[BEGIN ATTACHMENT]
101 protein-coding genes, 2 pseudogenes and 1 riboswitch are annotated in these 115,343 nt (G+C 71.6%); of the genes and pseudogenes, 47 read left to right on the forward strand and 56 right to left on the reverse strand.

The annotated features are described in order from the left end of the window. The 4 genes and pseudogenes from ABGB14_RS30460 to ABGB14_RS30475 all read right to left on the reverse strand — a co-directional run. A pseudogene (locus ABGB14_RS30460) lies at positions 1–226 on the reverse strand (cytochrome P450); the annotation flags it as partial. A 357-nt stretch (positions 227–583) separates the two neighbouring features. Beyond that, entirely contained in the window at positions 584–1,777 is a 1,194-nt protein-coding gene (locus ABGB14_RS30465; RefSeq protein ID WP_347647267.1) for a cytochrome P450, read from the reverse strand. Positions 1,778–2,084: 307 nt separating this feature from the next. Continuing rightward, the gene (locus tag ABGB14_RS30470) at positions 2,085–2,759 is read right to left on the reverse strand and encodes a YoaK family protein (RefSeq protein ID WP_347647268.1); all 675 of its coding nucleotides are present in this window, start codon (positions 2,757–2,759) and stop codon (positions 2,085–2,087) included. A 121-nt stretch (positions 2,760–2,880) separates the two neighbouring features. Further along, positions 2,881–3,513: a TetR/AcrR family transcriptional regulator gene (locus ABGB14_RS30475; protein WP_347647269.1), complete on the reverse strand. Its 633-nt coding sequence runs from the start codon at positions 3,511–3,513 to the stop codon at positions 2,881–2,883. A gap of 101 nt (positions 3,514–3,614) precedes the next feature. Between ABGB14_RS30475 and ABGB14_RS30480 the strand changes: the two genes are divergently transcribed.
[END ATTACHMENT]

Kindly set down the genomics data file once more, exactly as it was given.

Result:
101 protein-coding genes, 2 pseudogenes and 1 riboswitch are annotated in these 115,343 nt (G+C 71.6%); of the genes and pseudogenes, 47 read left to right on the forward strand and 56 right to left on the reverse strand.

The annotated features are described in order from the left end of the window. The 4 genes and pseudogenes from ABGB14_RS30460 to ABGB14_RS30475 all read right to left on the reverse strand — a co-directional run. A pseudogene (locus ABGB14_RS30460) lies at positions 1–226 on the reverse strand (cytochrome P450); the annotation flags it as partial. A 357-nt stretch (positions 227–583) separates the two neighbouring features. Beyond that, entirely contained in the window at positions 584–1,777 is a 1,194-nt protein-coding gene (locus ABGB14_RS30465; RefSeq protein ID WP_347647267.1) for a cytochrome P450, read from the reverse strand. Positions 1,778–2,084: 307 nt separating this feature from the next. Continuing rightward, the gene (locus tag ABGB14_RS30470) at positions 2,085–2,759 is read right to left on the reverse strand and encodes a YoaK family protein (RefSeq protein ID WP_347647268.1); all 675 of its coding nucleotides are present in this window, start codon (positions 2,757–2,759) and stop codon (positions 2,085–2,087) included. A 121-nt stretch (positions 2,760–2,880) separates the two neighbouring features. Further along, positions 2,881–3,513: a TetR/AcrR family transcriptional regulator gene (locus ABGB14_RS30475; protein WP_347647269.1), complete on the reverse strand. Its 633-nt coding sequence runs from the start codon at positions 3,511–3,513 to the stop codon at positions 2,881–2,883. A gap of 101 nt (positions 3,514–3,614) precedes the next feature. Between ABGB14_RS30475 and ABGB14_RS30480 the strand changes: the two genes are divergently transcribed.